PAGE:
Health Care Questions
Convenience, retail sector now must assess effect of newly passed legislation
WASHINGTON -- As a growing number of state attorneys general file suits over constitutionality and Republicans in the Senate introduce legislation to repeal the health care legislation that President Obama signed yesterday, convenience store owners and executives are beginning to try to understand how this controversial, far-reaching bill will affect their companies and the industry.
"There's no question in my mind that we needed reform, but did we need such comprehensive reform in one bill?" Peter Krueger, state executive of the Nevada Petroleum Marketers & Convenience [image-nocss] Store Association, asked in The Las Vegas Review-Journal, giving voice to one side of the argument. "That scares business, because we don't know what the price tag is."
And on the other side of the spectrum, Yolanda Kabala might now be able to swing health insurance for all her workers, which in turn, she thinks, could help her hold onto the good ones at her 7-Eleven store in Oak Forest, Ill., reported The SouthTown Star. And Kabala will be able to keep coverage for herself, despite a brain injury she suffered during a fall two years ago. With the passage of the health care reform bill, Kabala, 53, hopes to extend the coverage she buys for herself and a store manager to all her employees.
A CSP Daily News Poll yesterday asked, "Do you think the new health care legislation will be positive or negative for your business?" The results (representing 261 respondents by press time): Positive, 8.4%; Neutral, 10.7%; Negative, 80.8%.
In a statement, the National Retail Federation (NRF), meanwhile, expressed "extreme disappointment" at the passage of sweeping health care reform legislation, saying added labor costs under the bill will cost many retail workers their jobs. "This truly is an historic moment, but not a cause for celebration. Congress has embarked on a dangerous, anti-job experiment in the midst of the worst economy our nation has seen in decades," NRF senior vice president for government relations Steve Pfister said. "How many lost jobs will it take before Congress reverses course?"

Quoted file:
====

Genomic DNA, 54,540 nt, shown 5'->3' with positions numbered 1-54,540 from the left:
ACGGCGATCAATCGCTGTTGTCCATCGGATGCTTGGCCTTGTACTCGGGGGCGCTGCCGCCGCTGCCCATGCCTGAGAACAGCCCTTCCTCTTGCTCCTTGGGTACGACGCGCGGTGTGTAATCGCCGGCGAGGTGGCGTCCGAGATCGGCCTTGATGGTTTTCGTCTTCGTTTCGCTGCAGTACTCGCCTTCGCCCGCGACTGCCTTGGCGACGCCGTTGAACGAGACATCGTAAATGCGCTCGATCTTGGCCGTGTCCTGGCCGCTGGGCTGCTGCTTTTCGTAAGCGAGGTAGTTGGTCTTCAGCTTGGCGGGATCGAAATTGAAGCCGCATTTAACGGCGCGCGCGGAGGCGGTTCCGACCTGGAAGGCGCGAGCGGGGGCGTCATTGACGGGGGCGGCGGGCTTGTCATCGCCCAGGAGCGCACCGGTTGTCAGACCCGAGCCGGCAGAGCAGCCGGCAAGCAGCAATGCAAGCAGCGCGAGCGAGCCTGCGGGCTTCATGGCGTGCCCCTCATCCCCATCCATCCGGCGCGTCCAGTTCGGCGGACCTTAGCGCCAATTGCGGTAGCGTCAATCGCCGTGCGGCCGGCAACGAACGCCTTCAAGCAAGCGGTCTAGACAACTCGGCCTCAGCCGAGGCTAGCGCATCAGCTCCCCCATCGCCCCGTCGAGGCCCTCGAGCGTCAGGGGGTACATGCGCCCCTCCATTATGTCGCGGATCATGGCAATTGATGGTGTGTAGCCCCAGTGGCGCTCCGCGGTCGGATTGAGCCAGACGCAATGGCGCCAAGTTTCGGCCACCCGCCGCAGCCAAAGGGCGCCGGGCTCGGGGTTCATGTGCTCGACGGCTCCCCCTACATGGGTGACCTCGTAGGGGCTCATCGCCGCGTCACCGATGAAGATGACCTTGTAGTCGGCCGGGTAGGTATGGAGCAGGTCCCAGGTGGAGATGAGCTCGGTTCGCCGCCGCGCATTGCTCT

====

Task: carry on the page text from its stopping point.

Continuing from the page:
"Our nation simply cannot afford more job losses during this economy, and many businesses already struggling to keep their doors open may not be able to withstand this added financial burden," Pfister said. "Retailers have told Congress all along that we value our employees and want to expand upon the millions of workers and their families for whom we already provide coverage, but that to do that we need reform that would lower costs. Instead, we've been handed employer mandates that do just the opposite while doing little or nothing about the cost of medical care, which in turn drives higher coverage costs."
"We are particularly concerned about midsized companies that are large enough for the mandates to apply but too small to have the ability to absorb these added costs," Pfister said. "They could be among the hardest hit. And small businesses that drive so much of the job creation in our country are going to be forced to hold their size under 50 workers to avoid the employer mandate threshold."
"Passage of this legislation is not the end of the process," Pfister said. "As regulators set the rules under which the new law will be implemented, NRF will work diligently to maximize the benefits of its positive components and minimize the negative impact on American businesses and workers. We will work to repeal provisions like the employer mandate that will harm both our industry and the economy. Our goal is still health care reform that helps the retail industry voluntarily provide high quality coverage to employees in a more affordable and cost-effective manner. This legislation fails to meet that goal."